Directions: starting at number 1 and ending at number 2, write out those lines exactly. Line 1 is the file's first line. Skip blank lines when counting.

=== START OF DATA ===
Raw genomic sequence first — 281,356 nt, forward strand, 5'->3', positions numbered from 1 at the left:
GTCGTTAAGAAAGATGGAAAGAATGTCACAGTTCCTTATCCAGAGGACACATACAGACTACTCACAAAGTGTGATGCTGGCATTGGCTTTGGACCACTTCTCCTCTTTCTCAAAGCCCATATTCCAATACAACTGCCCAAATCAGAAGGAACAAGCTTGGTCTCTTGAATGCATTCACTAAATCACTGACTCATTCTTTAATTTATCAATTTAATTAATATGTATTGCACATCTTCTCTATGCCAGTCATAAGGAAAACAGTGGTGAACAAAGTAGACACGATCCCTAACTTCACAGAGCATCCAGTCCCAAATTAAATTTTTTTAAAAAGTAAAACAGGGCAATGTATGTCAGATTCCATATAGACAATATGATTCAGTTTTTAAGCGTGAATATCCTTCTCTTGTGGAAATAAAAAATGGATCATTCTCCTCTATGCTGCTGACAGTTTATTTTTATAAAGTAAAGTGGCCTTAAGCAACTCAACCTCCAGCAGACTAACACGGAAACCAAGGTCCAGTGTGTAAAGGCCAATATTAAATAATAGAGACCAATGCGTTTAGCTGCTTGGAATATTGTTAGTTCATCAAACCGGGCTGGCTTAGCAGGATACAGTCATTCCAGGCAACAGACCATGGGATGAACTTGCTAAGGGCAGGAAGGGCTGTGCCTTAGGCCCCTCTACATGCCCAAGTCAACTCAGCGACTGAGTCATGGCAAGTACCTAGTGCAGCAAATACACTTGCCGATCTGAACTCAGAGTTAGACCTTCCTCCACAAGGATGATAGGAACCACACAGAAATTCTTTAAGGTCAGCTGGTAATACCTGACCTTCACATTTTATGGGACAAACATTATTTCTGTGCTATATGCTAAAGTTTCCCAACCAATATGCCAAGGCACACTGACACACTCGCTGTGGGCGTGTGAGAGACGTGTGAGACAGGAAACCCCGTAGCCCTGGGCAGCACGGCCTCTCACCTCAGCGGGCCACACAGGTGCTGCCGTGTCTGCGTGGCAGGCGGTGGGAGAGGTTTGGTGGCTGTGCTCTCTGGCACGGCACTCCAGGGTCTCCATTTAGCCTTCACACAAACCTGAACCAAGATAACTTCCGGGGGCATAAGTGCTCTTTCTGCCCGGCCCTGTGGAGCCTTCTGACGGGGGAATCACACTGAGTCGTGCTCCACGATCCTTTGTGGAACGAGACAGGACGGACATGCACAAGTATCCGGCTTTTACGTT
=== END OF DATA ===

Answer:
Raw genomic sequence first — 281,356 nt, forward strand, 5'->3', positions numbered from 1 at the left:
GTCGTTAAGAAAGATGGAAAGAATGTCACAGTTCCTTATCCAGAGGACACATACAGACTACTCACAAAGTGTGATGCTGGCATTGGCTTTGGACCACTTCTCCTCTTTCTCAAAGCCCATATTCCAATACAACTGCCCAAATCAGAAGGAACAAGCTTGGTCTCTTGAATGCATTCACTAAATCACTGACTCATTCTTTAATTTATCAATTTAATTAATATGTATTGCACATCTTCTCTATGCCAGTCATAAGGAAAACAGTGGTGAACAAAGTAGACACGATCCCTAACTTCACAGAGCATCCAGTCCCAAATTAAATTTTTTTAAAAAGTAAAACAGGGCAATGTATGTCAGATTCCATATAGACAATATGATTCAGTTTTTAAGCGTGAATATCCTTCTCTTGTGGAAATAAAAAATGGATCATTCTCCTCTATGCTGCTGACAGTTTATTTTTATAAAGTAAAGTGGCCTTAAGCAACTCAACCTCCAGCAGACTAACACGGAAACCAAGGTCCAGTGTGTAAAGGCCAATATTAAATAATAGAGACCAATGCGTTTAGCTGCTTGGAATATTGTTAGTTCATCAAACCGGGCTGGCTTAGCAGGATACAGTCATTCCAGGCAACAGACCATGGGATGAACTTGCTAAGGGCAGGAAGGGCTGTGCCTTAGGCCCCTCTACATGCCCAAGTCAACTCAGCGACTGAGTCATGGCAAGTACCTAGTGCAGCAAATACACTTGCCGATCTGAACTCAGAGTTAGACCTTCCTCCACAAGGATGATAGGAACCACACAGAAATTCTTTAAGGTCAGCTGGTAATACCTGACCTTCACATTTTATGGGACAAACATTATTTCTGTGCTATATGCTAAAGTTTCCCAACCAATATGCCAAGGCACACTGACACACTCGCTGTGGGCGTGTGAGAGACGTGTGAGACAGGAAACCCCGTAGCCCTGGGCAGCACGGCCTCTCACCTCAGCGGGCCACACAGGTGCTGCCGTGTCTGCGTGGCAGGCGGTGGGAGAGGTTTGGTGGCTGTGCTCTCTGGCACGGCACTCCAGGGTCTCCATTTAGCCTTCACACAAACCTGAACCAAGATAACTTCCGGGGGCATAAGTGCTCTTTCTGCCCGGCCCTGTGGAGCCTTCTGACGGGGGAATCACACTGAGTCGTGCTCCACGATCCTTTGTGGAACGAGACAGGACGGACATGCACAAGTATCCGGCTTTTACGTT